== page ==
The Ainu's modern struggle learning politics to survive.

AuthorHohmann, Skye
PositionAinu Mosir

Ainu Mosir is a country of sweeping vistas: forested slopes reach up to steaming volcanic peaks, waterfalls plunge down rugged mountains, and plains stretch to the horizon. Its forests team with wildlife. Migratory cranes overwinter in coastal marshes, foxes wander the hills, and the deeper wilderness is the habitat of the brown bear. Tourists flock here in winter for skiing and hot springs, and in summer for hiking and clear air.


Ainu Mosir is known to most by another name: Hokkaido. The northernmost of Japan's main islands, it is also the last remaining homeland of Japan's indigenous people, the Ainu.

Hokkaido is not a rich land. Outside cities and tourist destinations, the houses are small, shabby clapboard buildings. Nibutani, a little-known and less-visited backwater near the southeastern coast, is, for Japan, noticeably poor: the train runs infrequently from the gritty port town of Tomakomai through a rocky scrubland dotted with run-down factories before passing into an even emptier stretch of farmland. Few guidebooks include the area, and those that do merely glance over the town, mentioning the high proportion of Ainu living here and recommending the museum and cultural center. None suggests that Nibutani is currently at the nexus of a change that reaches far beyond the borders of Hokkaido.

Astute Gambit

I traveled to Nibutani in early July to witness what was, for some, the culmination of a long struggle, and for others, the beginning of a search for identity: the hosting of an international Indigenous Peoples Summit, days before the 2008 Group of Eight (G8) Summit at the nearby resort of Toyako. Organizing the summit and officially welcoming both indigenous and G8 delegates to their ancestral homeland was an ambitious gambit by the Ainu that played a large part in spurring the Japanese government to grant them indigenous status.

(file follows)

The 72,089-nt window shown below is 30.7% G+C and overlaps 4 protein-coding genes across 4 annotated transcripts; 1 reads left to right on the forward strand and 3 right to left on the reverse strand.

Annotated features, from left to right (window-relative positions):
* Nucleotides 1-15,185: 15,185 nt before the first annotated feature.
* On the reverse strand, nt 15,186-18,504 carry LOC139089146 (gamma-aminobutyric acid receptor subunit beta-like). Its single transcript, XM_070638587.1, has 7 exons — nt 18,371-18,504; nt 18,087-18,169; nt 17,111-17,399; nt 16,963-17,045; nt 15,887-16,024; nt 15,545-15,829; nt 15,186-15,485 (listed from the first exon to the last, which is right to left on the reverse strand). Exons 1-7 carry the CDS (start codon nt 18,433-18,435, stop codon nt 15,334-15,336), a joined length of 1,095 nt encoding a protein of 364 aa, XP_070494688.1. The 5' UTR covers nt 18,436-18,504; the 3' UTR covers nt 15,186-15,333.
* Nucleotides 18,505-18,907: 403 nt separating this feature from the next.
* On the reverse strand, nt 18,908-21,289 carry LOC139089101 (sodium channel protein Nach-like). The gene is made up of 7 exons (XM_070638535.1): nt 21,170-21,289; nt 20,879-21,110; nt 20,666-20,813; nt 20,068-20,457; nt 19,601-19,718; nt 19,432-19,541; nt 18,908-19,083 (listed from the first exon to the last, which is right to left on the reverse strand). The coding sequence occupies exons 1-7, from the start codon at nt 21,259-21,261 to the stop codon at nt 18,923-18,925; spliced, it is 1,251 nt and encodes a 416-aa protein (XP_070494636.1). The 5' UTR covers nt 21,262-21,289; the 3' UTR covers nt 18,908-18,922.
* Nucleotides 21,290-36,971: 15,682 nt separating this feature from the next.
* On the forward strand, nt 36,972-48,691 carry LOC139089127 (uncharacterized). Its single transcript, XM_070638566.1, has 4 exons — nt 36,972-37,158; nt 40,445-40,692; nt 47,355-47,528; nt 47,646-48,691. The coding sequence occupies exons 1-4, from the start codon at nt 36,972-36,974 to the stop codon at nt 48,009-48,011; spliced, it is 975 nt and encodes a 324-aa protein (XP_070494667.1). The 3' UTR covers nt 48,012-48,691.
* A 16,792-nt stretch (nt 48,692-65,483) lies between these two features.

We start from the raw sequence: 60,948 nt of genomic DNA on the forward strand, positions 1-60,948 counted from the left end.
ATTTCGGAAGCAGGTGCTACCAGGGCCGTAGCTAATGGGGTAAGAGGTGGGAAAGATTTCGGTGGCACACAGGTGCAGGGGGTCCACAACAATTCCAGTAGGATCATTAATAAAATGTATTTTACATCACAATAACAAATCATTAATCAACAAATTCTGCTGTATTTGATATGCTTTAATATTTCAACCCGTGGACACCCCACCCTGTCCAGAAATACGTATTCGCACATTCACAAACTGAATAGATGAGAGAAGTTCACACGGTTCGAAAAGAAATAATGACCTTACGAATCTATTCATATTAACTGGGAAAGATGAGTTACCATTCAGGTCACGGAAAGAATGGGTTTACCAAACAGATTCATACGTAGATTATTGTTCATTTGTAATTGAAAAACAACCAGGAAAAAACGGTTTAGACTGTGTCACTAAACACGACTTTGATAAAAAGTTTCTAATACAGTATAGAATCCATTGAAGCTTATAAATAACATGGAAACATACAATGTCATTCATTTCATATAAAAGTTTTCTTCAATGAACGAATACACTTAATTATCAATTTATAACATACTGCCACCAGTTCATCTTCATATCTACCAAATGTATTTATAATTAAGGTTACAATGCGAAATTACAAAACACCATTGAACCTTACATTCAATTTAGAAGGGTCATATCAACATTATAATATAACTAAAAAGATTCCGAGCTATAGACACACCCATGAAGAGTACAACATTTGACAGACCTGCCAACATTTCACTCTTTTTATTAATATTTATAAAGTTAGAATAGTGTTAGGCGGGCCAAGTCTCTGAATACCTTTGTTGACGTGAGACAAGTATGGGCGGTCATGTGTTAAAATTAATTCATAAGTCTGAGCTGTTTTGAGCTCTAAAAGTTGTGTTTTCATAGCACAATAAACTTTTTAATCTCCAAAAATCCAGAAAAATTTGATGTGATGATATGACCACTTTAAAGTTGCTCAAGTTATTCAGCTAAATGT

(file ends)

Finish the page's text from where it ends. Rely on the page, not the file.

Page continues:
The Ainu have been called a dying race, and by official count there are only 25,000 Ainu in Japan. However, it may be more accurate to say that the Ainu are just finding their feet. Ainu elder Saki Toyama puts it this way: "The Japanese government and all of Japan must recognize that the Ainu people are still here, and that we are stronger than ever." Being granted indigenous status is a huge step in a country that was, until 1997, officially monoethnic, and the numbers of self-proclaimed Ainu in Japan could jump as the stigma once associated with this so-called "primitive" race fades.

Hosting the first of what many hope will become the annual Indigenous People's Summit was an astute political move. Kamuisanihi Kibata was instrumental in organizing the summit, which brought together indigenous peoples from all over the world, including well-known activists such as Victoria Tauli-Corpuz, chairperson of the United Nations Permanent Forum on Indigenous Issues; La Donna Harris, founder of Americans for Indian Opportunity; and Magne Ove Varsi, executive director of Galdu Resource Centre for the Rights of Indigenous Peoples, to talk about indigenous rights worldwide and the Ainu struggle in particular. When I asked Kibata why they chose now to host the Indigenous People's Summit, he told me: "This is a good time. Today the wind is blowing; while the wind is blowing we had to enact a...

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